Check out information on A Bug's Life from the Internet Movie Database
An outcast ant tries to help his colony appease Grasshoppers who demand tribute. Everything goes awry, and he decides to get outside help. He finds a ragtag group of Samauri---er Bugs (I'm getting ahead of myself here), who should be able to free his colony from the grasshopper menace, once and forall, or is it just a big misunderstanding?
You can't mention this film anywhere (it's required by law) without mentioning ANTZ!, which arrived in theaters a few weeks beforehand. A Bug's Life borrows from Akira Kurosawa's epic film The Seven Samauri,if only to get the story rolling. A Bug's Life definitely shows that it's a Disney film, considering that it follows the theme that most, if not all Disney films show in that the main character or characters in Disney films tend to be based on being seperated from their sources of authority (Parents, etc.), so they have to come up with a way to solve their problems on their own. Excepting perhaps Pocahantas, this basic premise has been true of all Disney films of the past decade. Also, there have to be children so the majority of the intended audience can relate to the story. ANTZ!,on the other hand, has no children anywhere, except in one small scene. In A Bug's Life, child bugs, aka the Blueberries, are a contributing factor to the story.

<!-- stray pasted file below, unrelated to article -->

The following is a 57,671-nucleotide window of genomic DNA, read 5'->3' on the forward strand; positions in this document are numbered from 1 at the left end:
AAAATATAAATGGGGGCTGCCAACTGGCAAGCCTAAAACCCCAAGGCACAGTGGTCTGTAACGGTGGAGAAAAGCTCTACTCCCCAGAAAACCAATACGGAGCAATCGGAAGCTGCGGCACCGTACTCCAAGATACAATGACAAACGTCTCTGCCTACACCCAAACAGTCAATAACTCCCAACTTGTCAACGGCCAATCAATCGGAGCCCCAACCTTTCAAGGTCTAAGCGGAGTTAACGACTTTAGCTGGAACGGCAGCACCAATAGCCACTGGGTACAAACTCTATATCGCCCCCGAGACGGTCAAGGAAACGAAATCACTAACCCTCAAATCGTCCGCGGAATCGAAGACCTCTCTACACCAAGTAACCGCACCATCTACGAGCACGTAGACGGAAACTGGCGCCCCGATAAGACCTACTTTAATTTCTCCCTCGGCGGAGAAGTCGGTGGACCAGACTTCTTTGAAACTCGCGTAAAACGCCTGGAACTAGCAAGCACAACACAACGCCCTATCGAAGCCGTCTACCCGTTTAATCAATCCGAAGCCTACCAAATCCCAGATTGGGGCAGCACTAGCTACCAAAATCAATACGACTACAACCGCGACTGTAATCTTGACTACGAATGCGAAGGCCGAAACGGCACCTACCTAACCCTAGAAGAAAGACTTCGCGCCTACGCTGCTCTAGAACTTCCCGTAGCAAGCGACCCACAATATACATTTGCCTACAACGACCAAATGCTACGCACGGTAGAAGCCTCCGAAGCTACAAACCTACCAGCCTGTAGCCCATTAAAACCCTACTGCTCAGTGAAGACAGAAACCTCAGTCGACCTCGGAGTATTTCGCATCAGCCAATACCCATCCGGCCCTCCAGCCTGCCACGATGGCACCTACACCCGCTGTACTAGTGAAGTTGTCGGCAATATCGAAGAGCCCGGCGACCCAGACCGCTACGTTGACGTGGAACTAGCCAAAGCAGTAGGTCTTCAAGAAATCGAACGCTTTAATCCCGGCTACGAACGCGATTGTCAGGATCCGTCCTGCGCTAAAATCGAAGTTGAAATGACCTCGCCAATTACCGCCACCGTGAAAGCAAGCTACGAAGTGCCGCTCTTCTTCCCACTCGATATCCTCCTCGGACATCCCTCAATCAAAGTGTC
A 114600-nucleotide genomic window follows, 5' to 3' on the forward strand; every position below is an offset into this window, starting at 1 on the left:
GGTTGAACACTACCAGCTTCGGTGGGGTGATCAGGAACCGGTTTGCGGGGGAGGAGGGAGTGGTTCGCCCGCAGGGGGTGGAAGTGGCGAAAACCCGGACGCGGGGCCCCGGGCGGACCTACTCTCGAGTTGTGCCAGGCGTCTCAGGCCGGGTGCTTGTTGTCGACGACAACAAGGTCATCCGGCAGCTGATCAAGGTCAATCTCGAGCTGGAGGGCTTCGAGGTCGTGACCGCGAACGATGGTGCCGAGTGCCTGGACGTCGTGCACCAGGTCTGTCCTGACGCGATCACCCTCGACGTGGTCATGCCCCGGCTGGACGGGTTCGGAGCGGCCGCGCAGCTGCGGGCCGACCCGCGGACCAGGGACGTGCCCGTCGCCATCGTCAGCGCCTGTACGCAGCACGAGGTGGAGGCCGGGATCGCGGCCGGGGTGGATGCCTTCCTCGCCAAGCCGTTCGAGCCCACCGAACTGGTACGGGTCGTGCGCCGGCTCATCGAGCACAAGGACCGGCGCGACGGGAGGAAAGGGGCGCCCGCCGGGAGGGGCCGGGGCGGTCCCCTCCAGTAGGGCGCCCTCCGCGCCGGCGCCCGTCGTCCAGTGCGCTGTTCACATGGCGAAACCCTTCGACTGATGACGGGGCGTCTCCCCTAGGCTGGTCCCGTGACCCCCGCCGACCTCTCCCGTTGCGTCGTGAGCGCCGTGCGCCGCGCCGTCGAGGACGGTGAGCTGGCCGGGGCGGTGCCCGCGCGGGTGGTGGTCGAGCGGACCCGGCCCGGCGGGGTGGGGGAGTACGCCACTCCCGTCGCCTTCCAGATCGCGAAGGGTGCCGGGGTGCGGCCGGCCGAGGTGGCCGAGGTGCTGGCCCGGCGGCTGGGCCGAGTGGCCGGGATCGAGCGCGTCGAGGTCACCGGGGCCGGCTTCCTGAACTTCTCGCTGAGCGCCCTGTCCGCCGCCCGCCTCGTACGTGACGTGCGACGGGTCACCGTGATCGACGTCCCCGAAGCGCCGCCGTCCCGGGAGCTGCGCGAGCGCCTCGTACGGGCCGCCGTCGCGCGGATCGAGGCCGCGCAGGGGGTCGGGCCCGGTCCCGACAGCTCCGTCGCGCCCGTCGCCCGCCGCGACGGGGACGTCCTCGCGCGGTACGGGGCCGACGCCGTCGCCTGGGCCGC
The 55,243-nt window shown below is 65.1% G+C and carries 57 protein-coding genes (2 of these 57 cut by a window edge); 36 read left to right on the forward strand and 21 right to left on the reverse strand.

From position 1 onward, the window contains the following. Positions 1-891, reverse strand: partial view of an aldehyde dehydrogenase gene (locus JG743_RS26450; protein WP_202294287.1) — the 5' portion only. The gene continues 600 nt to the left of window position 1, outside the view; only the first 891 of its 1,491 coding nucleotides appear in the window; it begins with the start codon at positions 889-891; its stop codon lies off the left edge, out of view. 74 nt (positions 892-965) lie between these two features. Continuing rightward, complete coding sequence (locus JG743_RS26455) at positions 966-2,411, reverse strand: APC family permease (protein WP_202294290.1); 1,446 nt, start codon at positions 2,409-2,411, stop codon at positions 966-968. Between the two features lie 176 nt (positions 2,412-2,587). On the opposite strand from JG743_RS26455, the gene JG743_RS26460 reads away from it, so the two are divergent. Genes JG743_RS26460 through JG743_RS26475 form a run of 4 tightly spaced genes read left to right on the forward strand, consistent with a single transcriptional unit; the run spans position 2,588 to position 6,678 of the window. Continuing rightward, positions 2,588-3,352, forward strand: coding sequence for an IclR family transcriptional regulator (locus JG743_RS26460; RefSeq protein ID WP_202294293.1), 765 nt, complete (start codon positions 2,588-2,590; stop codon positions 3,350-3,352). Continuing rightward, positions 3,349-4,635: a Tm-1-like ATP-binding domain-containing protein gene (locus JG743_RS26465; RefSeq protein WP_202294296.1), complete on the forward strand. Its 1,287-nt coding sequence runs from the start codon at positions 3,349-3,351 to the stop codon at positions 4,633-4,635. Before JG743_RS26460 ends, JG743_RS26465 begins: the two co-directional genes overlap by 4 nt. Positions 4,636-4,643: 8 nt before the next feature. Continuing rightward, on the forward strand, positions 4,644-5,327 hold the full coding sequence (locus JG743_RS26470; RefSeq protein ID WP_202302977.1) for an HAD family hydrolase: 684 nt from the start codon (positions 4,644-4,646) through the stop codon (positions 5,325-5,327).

If and when you see this film, you've probably heard by now that you should stay through the credits. There are several "outtakes" of scenes in the story. I'm told that Disney decided to spend a few extra weeks generating the imagery, and decided to do them in the same style as ones shown at the end of Burt Reynolds films, only funny. I've now heard that there are newer outtakes in current copies of the film, so you adults out there who get dragged out by your kids can be entertained all over again.
In the final analysis, I liked A Bug's Life more than ANTZ! Why? I'm still remembering some things from the film, especially the outtakes. Enjoy.